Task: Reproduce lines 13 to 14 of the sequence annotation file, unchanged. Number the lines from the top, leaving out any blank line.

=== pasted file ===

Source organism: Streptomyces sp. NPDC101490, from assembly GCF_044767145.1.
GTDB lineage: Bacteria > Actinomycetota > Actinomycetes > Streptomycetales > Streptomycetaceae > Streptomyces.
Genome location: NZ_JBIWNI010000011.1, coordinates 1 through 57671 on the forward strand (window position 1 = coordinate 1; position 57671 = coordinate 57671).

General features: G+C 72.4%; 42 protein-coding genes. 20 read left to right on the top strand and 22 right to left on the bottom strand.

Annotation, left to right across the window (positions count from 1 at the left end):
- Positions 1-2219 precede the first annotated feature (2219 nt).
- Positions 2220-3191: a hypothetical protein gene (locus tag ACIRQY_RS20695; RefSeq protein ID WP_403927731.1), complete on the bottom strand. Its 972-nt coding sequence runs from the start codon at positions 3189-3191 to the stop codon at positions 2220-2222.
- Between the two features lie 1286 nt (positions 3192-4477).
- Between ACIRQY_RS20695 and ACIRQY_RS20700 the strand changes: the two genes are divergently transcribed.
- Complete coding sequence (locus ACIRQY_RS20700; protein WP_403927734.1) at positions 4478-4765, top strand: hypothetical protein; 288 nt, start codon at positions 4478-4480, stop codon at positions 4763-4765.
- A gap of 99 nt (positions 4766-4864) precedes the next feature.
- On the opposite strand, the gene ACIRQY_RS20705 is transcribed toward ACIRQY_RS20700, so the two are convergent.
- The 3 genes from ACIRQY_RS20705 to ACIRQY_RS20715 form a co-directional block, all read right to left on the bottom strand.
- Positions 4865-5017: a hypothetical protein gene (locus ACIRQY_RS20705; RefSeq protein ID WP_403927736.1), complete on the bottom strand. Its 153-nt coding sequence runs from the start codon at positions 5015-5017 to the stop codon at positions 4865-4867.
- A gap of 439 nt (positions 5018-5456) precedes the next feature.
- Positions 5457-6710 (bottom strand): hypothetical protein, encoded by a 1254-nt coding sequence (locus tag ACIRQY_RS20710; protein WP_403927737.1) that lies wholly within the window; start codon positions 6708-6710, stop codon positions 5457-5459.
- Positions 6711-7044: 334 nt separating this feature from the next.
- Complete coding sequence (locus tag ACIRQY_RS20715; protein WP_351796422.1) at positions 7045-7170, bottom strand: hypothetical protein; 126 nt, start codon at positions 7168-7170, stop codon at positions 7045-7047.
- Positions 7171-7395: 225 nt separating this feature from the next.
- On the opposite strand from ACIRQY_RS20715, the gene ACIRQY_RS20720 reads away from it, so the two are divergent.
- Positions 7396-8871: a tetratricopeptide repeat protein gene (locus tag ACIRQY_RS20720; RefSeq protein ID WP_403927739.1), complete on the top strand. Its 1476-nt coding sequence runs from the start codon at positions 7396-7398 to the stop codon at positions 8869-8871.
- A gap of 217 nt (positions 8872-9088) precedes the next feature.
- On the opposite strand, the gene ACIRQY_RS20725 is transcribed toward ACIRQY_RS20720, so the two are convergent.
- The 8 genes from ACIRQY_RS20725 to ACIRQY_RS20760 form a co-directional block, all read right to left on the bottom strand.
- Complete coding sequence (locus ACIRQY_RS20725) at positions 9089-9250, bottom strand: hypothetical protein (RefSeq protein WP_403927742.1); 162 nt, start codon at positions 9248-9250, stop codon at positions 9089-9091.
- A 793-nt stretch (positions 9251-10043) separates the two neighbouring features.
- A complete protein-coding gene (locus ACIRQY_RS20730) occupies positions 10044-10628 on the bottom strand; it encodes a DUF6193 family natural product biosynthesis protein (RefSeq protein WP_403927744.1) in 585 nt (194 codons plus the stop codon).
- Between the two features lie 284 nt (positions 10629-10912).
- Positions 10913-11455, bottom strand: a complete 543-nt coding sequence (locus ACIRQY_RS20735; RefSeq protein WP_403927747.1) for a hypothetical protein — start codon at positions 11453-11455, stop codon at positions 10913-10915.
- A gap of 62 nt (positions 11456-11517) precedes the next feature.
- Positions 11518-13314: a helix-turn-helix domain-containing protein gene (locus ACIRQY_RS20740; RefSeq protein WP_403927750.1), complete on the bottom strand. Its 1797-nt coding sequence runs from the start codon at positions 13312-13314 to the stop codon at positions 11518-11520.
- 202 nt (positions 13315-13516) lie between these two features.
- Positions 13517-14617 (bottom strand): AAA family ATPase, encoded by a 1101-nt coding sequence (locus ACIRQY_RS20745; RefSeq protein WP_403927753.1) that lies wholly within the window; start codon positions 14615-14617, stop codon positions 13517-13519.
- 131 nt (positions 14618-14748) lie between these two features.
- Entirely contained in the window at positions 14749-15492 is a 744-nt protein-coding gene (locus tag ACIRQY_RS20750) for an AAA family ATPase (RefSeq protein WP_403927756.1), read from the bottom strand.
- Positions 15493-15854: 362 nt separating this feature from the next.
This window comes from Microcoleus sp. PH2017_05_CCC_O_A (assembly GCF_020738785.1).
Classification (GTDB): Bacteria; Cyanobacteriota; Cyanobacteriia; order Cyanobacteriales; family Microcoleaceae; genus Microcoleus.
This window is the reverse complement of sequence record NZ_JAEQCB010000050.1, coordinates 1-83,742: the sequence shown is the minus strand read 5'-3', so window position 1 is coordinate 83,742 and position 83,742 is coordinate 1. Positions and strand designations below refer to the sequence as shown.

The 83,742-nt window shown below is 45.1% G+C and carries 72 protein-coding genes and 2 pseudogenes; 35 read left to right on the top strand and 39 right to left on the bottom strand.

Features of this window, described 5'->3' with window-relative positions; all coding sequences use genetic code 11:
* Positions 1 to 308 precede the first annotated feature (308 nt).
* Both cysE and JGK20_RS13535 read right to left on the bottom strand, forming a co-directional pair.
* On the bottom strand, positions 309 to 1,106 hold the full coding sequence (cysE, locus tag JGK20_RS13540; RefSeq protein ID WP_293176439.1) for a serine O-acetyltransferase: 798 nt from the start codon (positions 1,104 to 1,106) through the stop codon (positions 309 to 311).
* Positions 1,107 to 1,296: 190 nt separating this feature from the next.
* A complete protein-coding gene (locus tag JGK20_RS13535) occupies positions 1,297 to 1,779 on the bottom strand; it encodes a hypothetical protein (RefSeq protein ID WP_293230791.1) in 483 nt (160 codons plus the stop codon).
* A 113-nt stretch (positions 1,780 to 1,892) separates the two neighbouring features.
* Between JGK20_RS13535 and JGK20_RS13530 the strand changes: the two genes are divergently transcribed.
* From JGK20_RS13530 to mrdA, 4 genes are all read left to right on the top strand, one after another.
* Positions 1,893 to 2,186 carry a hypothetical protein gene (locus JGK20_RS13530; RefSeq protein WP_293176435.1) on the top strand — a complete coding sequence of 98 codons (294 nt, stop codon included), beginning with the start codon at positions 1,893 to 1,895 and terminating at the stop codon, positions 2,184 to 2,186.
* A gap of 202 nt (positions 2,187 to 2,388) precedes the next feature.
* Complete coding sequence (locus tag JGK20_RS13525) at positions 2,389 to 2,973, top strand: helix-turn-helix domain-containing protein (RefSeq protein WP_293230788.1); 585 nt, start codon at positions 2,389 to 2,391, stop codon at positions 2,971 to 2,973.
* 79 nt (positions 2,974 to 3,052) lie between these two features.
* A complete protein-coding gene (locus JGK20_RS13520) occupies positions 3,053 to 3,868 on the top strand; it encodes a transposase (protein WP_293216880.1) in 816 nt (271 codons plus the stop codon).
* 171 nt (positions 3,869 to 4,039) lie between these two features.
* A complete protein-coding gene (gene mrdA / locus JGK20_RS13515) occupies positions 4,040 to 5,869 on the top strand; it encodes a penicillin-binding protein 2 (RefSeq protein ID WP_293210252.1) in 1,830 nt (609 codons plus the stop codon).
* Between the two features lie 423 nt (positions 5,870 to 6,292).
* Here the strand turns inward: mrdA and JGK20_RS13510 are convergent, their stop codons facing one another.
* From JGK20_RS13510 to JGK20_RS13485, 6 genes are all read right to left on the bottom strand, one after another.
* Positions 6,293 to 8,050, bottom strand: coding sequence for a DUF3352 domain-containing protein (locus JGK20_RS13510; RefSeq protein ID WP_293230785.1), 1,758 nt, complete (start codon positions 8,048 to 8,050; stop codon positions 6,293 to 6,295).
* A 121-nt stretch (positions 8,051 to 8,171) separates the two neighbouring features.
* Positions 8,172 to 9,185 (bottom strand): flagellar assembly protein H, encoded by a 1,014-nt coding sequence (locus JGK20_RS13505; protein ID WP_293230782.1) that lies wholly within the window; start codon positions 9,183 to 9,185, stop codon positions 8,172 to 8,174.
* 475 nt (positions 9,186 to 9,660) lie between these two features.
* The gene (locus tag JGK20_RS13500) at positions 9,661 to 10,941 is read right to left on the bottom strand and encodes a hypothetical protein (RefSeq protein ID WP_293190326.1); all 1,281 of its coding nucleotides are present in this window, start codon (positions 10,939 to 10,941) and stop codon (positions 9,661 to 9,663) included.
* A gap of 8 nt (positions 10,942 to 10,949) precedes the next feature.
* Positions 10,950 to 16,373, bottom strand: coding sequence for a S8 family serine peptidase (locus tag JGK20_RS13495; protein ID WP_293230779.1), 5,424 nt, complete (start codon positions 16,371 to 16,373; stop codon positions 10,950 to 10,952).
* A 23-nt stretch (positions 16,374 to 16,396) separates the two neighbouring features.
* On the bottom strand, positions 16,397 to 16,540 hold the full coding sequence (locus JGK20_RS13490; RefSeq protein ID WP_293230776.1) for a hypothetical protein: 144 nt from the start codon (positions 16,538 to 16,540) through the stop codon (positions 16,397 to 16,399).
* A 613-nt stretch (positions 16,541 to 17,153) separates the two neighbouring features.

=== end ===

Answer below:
- The 3 genes from ACIRQY_RS20705 to ACIRQY_RS20715 form a co-directional block, all read right to left on the bottom strand.
- Positions 4865-5017: a hypothetical protein gene (locus ACIRQY_RS20705; RefSeq protein ID WP_403927736.1), complete on the bottom strand. Its 153-nt coding sequence runs from the start codon at positions 5015-5017 to the stop codon at positions 4865-4867.